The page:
Article
Full-text available
Based on breeding cultures various behaviours, reproductive biology including maternal brood care, and nymphal development were studied in the basal dermapteran Tagalina papua de Bormans, 1903 (Pygidicranidae s.str.). Supplementary observations were made on T. burri Hincks, 1955, Paracranopygia siamensis (Dohrn, 1863) (Pygidicranidae s.str.), and an unidentified species of Diplatyidae. T. papua specimens did not display any courtship behaviour. In egg deposition gonapophyses VIII are used as a guiding device for the proper placement and upright positioning of the eggs. Eggs are fixed to the substrate in Tagalina, Paracranopygia, and the diplatyid, probably using secretions from the true accessory (colleterial) glands, which have been retained in most basal Dermaptera. Consequently, eggs cannot be transported and piled up, which in other Dermaptera is an important component of brood care. Brood care in T. papua consists in the association with and defense of eggs and 1st instar nymphs and the occasional control of the eggs by the mouth parts, but no egg cleaning was observed. Brood care is thus less ela-borate than in all examined higher Forficulina. Arguments are provided why this simple pattern is plesiomorphic for Dermaptera. Due to the low complexity of behavioural patterns shared between Embioptera and the basal dermapteran T. papua, homology of brood care in Dermaptera and Embioptera is only weakly supported. T. papua almost consistently has six nymphal instars, which are here described. This is in contrast to conditions in higher Forficulina, where Anisolabididae and Labiduridae usually have five nymphal instars and Eudermaptera usually have four. However, due to occasional exceptions and intraspecific variation the number of nymphal instars does not yield autapomorphies in support of monophyletic higher Forficulina or Eudermaptera. Problems in the counting of nymphal instars in Dermaptera are discussed, with particular reference to the embryonic cuticle and its egg tooth, but a solution of this issue requires further data.
Article
Full-text available
The genitalia of 30 females and 30 males in Paralabella dorsal is were dissected and drawn using a camera lucid. Between 10 and 20 min from the initiation of copulation 20 pairs were frozen with ethylchloride, and the females were then dissected immediately to determine the location of male genitalic parts. The male genitalia consist of a subcylindrical penis with a single medial distal lobe, ornamented areas with sclerotized spines in the mid section. The cloacal opening of the female is simple with spines surrounding the gonopore. The spermatheca is a thin coiled tube. During copulation part of the male genitalic teeth reach the sclerotized female spines. The tip of the virga reaches the opening of the spermatheca, were sperm deposition occurs.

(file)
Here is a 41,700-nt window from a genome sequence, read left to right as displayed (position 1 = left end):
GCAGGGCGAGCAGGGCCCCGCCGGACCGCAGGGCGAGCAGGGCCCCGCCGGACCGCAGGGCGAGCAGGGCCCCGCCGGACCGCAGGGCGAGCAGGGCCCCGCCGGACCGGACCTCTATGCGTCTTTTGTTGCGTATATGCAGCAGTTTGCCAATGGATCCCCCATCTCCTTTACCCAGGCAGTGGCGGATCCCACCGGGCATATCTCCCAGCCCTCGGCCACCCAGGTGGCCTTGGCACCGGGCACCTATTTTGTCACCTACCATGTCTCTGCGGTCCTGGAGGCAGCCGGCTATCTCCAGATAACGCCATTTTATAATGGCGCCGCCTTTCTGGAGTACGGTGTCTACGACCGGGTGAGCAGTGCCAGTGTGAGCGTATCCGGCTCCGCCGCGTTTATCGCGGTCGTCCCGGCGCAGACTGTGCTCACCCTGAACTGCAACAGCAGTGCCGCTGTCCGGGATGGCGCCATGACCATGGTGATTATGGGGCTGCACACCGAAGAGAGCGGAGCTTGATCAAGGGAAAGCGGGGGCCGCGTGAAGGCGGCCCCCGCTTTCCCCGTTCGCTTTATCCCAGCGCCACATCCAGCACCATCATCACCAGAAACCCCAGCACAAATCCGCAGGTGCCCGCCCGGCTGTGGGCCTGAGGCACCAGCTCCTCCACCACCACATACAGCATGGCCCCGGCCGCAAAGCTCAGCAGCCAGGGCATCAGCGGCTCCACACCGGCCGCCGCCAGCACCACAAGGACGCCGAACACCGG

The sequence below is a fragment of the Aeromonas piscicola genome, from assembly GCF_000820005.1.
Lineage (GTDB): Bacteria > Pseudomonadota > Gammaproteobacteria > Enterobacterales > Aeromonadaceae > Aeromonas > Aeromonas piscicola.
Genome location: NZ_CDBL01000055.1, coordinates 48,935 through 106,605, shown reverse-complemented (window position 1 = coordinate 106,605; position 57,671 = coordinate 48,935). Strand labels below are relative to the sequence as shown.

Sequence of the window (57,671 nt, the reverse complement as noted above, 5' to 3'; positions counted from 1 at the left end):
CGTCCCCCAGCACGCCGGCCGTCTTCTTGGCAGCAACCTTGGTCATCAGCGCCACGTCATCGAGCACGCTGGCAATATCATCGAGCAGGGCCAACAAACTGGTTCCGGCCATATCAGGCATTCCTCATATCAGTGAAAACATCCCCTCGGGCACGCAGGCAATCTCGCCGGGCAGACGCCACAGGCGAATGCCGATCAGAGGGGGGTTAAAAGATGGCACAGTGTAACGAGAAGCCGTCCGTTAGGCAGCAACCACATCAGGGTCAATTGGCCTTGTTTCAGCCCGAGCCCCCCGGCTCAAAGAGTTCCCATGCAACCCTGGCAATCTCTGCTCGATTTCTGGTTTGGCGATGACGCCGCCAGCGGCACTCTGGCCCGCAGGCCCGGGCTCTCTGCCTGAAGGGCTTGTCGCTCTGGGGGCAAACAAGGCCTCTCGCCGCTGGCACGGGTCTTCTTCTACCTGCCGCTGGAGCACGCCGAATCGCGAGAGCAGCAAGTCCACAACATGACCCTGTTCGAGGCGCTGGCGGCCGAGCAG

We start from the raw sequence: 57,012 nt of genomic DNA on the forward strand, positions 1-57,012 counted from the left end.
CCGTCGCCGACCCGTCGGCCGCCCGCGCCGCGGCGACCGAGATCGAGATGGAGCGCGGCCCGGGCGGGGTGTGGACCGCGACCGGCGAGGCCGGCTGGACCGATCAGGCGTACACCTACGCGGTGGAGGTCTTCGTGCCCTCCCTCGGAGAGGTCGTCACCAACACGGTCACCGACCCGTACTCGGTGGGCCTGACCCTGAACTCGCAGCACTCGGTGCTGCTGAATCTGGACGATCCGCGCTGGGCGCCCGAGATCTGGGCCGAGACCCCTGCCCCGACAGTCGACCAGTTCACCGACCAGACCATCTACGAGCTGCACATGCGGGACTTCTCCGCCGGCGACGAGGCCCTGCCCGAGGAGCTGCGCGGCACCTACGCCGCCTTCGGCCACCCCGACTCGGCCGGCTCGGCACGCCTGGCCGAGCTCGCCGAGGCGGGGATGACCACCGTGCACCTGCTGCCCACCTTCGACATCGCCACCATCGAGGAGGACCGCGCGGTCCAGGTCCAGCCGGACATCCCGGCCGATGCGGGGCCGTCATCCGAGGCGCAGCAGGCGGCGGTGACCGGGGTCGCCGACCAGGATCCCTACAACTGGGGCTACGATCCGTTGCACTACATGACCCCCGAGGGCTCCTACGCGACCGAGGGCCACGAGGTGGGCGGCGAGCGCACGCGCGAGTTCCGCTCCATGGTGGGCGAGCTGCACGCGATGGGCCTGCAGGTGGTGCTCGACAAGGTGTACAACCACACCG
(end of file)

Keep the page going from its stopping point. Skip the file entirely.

Article
Full-text available
Competition between different males' sperm for the fertilization of ova has led to the evolution of a diversity of characters in male reproductive behaviour, physiology and morphology. Males may increase sperm competition success either by enhancing the success of their own sperm or by negating or eliminating the success of rival sperm. Here, we find that in the flour beetle Tribolium castaneum, the second male to mate gains fertilization precedence over previous males' sperm and fertilizes approximately two-thirds of the eggs. It is not known what mechanism underlies this pattern of last-male sperm precedence; however, the elongate tubules of the female sperm storage organ may encourage a 'last-in, first-out' sperm use sequence. Here we present an additional or alternative mechanism of sperm precedence whereby previously deposited sperm are removed from the female tract by the mating male's genitalia. In addition to providing evidence for sperm removal in T. castaneum, we also show that removed, non-self sperm may be translocated back into the reproductive tracts of new, previously unmated females, where the translocated sperm go on to gain significant fertilization success. We found that, in 45 out of 204 crosses, sperm translocation occurred and in these 45 crosses over half of the offspring were sired by spermatozoa which had been translocated between females on the male genitalia. In the natural environment of stored food, reproductively active T. castaneum adults aggregate in dense mating populations where copulation is frequent (we show in three naturally occurring population densities that copula duration and intermating intervals across three subsequent matings average 1 to 2 min). Selection upon males to remove rival sperm may have resulted in counter-selection upon spermatozoa to survive removal and be translocated into new females where they go on to fertilize in significant numbers.
Article
Full-text available
The male of Calopteryx maculata (Beauvois) (Odonata) uses its penis not only to transfer sperm to the female but also to remove sperm deposited in the female's sperm storage organs from previous matings. Apparently, no such sperm removal function has previously been attributed to the intromittent organ of any animal.